That's how long Grayson Miller's senior year of high school football lasted before he went down with a season-ending injury.
Miller, a two-way starter and team captain for defending Class 6A champion Scott County, suffered a dislocated ankle and broken fibula in his left leg in the first few minutes of the Cardinals' opener against Lafayette on Aug. 22.
"The first thing I thought was, 'Well, this is what a broken bone feels like,'" Miller said. "Then almost immediately I realized what it meant.
Never miss a local story.
"The reason I started screaming wasn't the pain. It was because I knew my senior season was over."
It took awhile for Miller, one of the top college prospects in the state, to deal with his disappointment. But now he's looking to the future instead of reflecting on what happened to him on that cruel summer night.
"It was rough. It took me about a month to stop being angry about it," he said. "Football was one thing I really love to do and I'm really passionate about.
"But I finally realized you can't do much more than just put your faith in God, that He has the right plan for you, and that next year is going to be even better."
Next year Miller will be part of Michigan State's football program. He grew up a Spartans devotee because his dad, John, was a standout defensive back for them.
John had four interceptions in Michigan State's 1987 victory over Michigan, and he had two picks in the Spartans' Rose Bowl win over Southern Cal the following New Year's Day.
Father and son have been going to games in Lansing, Mich., together since Grayson was in elementary school. In 2009, when John was asked to serve as honorary captain for the Michigan game, Grayson accompanied him.
"We were in the locker room before the game, and he walked onto the field for the coin toss with me," John said. "As a 12-year-old kid, how do you not get enamored with all that?"
When Spartans Coach Mark Dantonio offered him a scholarship this summer, Grayson said it was "a no-brainer" to commit.
John thinks his son cleared an emotional hurdle in dealing with his injury thanks in part to attending Michigan State's games against Eastern Michigan and Nebraska the last few weeks.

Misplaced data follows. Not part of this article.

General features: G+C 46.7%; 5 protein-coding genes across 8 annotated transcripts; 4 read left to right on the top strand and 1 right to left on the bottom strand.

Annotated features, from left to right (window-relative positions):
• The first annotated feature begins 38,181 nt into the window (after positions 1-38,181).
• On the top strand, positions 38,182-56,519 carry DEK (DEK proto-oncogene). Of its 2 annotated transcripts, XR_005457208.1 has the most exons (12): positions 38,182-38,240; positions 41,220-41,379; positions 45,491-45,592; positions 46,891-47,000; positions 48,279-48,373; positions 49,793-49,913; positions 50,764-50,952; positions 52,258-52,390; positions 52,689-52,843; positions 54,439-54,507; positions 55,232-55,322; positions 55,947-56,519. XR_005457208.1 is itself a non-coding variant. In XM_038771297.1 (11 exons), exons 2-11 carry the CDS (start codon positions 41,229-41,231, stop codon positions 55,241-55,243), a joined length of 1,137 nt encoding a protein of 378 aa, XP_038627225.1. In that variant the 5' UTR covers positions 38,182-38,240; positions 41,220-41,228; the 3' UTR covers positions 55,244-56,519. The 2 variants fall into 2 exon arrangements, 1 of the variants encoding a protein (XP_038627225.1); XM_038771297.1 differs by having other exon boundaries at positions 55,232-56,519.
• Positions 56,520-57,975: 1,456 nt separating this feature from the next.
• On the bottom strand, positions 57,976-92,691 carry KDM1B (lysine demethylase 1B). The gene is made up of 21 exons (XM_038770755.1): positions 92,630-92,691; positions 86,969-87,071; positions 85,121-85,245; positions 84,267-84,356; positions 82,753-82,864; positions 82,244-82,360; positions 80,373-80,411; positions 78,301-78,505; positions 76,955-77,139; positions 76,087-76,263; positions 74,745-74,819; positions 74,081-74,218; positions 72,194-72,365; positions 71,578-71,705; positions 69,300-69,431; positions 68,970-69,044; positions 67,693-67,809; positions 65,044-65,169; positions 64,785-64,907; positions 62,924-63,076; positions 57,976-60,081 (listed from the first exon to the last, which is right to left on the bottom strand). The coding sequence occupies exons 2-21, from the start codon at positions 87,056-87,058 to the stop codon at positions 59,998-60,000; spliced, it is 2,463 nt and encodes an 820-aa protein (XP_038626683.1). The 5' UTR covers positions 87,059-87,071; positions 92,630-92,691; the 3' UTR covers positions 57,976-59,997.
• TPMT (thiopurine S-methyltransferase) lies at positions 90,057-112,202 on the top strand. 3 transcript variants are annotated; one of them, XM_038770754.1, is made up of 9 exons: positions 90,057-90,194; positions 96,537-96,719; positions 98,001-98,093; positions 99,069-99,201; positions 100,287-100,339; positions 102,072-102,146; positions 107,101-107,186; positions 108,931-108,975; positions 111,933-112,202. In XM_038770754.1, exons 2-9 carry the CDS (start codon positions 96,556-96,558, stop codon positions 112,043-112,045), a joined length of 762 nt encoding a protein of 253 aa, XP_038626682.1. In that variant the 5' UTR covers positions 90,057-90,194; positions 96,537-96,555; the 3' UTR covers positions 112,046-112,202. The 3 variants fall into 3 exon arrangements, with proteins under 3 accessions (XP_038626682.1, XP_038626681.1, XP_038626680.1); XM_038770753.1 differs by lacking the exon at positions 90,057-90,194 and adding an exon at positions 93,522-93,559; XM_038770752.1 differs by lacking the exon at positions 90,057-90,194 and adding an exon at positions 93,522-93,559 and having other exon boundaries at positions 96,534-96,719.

"Once he's gotten on campus, the coaches are smiling and welcoming him with open arms," John said. "For the first time since he got hurt, instead of dwelling on what he's lost this season, he's gotten a glimpse of his future. That's helped rebuild his confidence."
Grayson is still very much a part of Scott County's team. He's lifting weights, he's studying film and he's on the sidelines on Friday nights. He was part of the Cards' mid-field contingent for the coin toss before last week's game against Henry Clay.
"My teammates have been my best friends since I was 8 years old," he said. "I want to help them and stay involved every way I can."
Scott County Coach Jim McKee has seen Miller come to terms with his injury.
"It's been a process for him, like it is in dealing with any kind of disappointment in life," McKee said. "You have heartbreak, then denial, then you realize you'll be OK.
"Grayson's done a great job continuing to give us the best leadership he could in his situation."
Miller takes some consolation in having been an integral part of Scott County's undefeated state championship run last year. But being relegated to the sidelines this season while the Cards seek a repeat title leaves him with mixed emotions.
"I did everything possible coming into this season to be one of the best players in the state," he said. "I truly believed we were going to break records for Scott County High School this year.
"If we can make it to the state and win again, I'm going to be the happiest person in the world for all my teammates. But it's not going to be all happy for me personally, because I'll know what I missed out on."